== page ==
Unmatched Anticipation

Posted by Richard Pollock in Columns,Features,Jets Columns,Winnipeg Jets on September 21, 2011 — 2 Comments

The clock strikes 6:15 p.m. in Downtown Winnipeg; the feeling of anticipation is akin to that of a team’s first playoff game in ten years (maybe forever).  Winnipeg has been without the top level of professional hockey since the doors closed at the Winnipeg Arena in late April, 1996.

Some said the city would never be the same without the Jets, few ever said what the city would be like if the Jets suddenly reappeared.

Maybe the Jets needed to leave for the city to realize its capabilities, for the businesses to flourish in its absence, or maybe most importantly, for the public to realize, we as a collective group, could fare without NHL hockey.

Sure we could “survive”, quite well in fact, but we always believed we could fare even better with the NHL returning to this great city.

The above paragraphs, or any words for that matter, do little justice to the feeling of excitement that took place in the MTS Centre last night.  So, here is a brief chronicle of the excitement from the moment the doors opened, to the moment the players came out for the pre-game skate.  See, if we chronicled the time from the pre-game skate to the puck drop, we at Illegal Curve would not be able to take that feeling in without distraction.  It is during those moments that no distractions apply.  No cell phones.  No Twitter.  No Facebook.  Just us. The fans of the Jets; the people of Winnipeg uniting for a common cause.

Does it get any better than this?

6:25 p.m.: The attendance is sparse but there is a feeling of excitement.  This is not the calm one feels before an NHL exhibition game, or a regular season game for that matter.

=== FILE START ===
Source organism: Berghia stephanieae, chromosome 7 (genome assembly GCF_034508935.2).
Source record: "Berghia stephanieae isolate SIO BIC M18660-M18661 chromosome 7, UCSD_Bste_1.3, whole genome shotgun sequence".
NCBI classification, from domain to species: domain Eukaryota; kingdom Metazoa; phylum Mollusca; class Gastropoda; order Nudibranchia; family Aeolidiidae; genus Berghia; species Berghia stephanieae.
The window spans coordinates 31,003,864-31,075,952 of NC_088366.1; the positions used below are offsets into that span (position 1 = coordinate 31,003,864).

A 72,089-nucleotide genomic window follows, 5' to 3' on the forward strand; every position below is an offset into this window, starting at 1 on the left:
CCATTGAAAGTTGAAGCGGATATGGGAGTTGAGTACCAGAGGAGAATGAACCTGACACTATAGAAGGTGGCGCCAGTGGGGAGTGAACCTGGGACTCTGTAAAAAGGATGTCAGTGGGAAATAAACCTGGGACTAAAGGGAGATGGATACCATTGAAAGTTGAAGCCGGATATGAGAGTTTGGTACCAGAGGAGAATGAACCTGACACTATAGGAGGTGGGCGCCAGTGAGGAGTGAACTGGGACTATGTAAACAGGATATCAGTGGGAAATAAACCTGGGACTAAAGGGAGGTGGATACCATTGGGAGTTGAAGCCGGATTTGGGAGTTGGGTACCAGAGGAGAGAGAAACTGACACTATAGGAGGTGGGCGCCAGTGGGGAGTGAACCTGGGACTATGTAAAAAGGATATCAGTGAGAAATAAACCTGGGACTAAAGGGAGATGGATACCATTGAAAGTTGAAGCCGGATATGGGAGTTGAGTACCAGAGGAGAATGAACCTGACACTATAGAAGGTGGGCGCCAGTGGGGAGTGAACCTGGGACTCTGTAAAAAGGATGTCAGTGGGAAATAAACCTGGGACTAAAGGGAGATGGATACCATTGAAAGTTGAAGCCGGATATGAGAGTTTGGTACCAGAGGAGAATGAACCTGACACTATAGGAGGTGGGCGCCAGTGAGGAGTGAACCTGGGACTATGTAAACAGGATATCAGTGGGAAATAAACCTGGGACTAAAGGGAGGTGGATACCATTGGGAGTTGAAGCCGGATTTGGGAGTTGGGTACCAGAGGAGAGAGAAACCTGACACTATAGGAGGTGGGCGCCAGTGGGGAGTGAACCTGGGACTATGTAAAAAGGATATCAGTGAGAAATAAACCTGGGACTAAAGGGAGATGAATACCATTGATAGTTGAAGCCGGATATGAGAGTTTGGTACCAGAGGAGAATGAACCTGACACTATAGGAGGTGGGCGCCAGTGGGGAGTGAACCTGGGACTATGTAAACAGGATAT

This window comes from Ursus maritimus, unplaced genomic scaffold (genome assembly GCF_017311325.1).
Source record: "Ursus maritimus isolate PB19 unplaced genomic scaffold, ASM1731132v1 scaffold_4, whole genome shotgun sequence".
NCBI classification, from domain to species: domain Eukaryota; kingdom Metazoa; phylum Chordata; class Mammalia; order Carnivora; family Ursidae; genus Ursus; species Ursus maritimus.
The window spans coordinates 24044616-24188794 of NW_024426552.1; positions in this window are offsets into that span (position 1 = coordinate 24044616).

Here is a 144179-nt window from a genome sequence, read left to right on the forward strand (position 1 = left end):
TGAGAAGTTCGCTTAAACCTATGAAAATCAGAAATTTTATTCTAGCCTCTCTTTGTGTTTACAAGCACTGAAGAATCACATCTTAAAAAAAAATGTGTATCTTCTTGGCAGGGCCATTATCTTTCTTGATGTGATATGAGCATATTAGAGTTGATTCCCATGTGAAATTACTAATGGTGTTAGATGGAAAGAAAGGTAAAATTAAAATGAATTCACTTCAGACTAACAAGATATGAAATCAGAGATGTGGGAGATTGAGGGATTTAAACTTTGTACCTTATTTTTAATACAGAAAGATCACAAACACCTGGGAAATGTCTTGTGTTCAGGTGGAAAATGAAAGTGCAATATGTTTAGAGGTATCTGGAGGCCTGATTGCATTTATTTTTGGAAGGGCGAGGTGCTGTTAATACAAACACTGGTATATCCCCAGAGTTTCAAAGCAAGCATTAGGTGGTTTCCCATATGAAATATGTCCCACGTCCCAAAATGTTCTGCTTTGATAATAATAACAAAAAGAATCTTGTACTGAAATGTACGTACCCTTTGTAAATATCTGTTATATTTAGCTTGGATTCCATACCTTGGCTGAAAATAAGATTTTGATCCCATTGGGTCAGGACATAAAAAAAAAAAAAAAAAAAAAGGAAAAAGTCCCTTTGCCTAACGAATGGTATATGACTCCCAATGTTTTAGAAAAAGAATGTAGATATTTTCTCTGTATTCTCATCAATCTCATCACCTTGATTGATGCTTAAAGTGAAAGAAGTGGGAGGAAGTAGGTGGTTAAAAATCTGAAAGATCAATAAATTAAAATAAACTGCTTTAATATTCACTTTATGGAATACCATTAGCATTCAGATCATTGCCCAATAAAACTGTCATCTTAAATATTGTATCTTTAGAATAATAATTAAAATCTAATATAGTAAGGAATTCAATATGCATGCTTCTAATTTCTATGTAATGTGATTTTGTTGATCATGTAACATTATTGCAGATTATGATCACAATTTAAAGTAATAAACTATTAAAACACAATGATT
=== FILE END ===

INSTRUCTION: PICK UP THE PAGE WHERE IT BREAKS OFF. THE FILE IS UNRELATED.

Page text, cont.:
6:31 p.m.: People continue to trickle in, the visibility of old fashioned Jets jersey becomes apparent—like it was ever really going to be a surprise…

6:33 p.m.: The staff at MTS Centre enters the ice to work on the ice surrounding the crease.  Something so simple never really attracts our attention, but everything is amplified on this surreal evening.

6:34 p.m.: The television lights appear in the North End of the building.  Television lights.  TSN Jets will be broadcasting this contest.  TSN, of course, broadcasts the NHL.  This is an NHL game.  Pinch us, we’re dreaming.

6:36 p.m.: The nets have entered the ice.  The warm up nets that is.  But nets nonetheless.

6:39 p.m.: The first audible cheer emanates from the stands.  Some in the 100 section are standing, clearly unable to curb their enthusiasm.

6:40 p.m.: Warm-up time says 19:19, 19:18, 19:17.  The logos underneath are both blue and red—Winnipeg and Columbus.  As Tim Campbell said in the Free Press this morning—did anyone believe this would happen 15 years ago?

6:41 p.m.: PA announcer (Jay Richardson of Jay and Troy) welcoming everyone to the MTS Centre, the crowd of, probably 1,000 people, applauds and cheers.

6:43 p.m.: The Code of Conduct appears.  The joy will likely not lead to any incidents.  The people are too elated to cause trouble.

6:48 p.m.: People are getting acquainted with their new season seats.  The seat selection process is one thing; the real thing is a whole lot different (never mind October 9).

6:50 p.m.: The first sign appears.  A pink sign in section 222 that says “Go Jets”.

6:53 p.m.: Audio of “Go Jets Go” plays over the loud speaker.

6:55 p.m.: Sara Orlesky sets up shop on the team bench to tape her pre-game spot.

6:58 p.m.: All we can think of is that this is NOTHING compared to what October 9 will be.

7:00 p.m.: The players enter the rink in their “home” whites.  The fans can’t stop cheering.  Place wasn’t even full yet and sounded like many other NHL arenas filled to their capacity.

We hope you enjoyed the game.  We did.  It was only the first NHL hockey game featuring the Jets in 15 years…

  • http://www.facebook.com/rob.baral Rob Baral

    Great commentary. Love the video. Good job guys.

  • http://twitter.com/ICdave ICdave

    From the first fans entering the arena to the final whistle, it was certainly a night to remember in Winnipeg.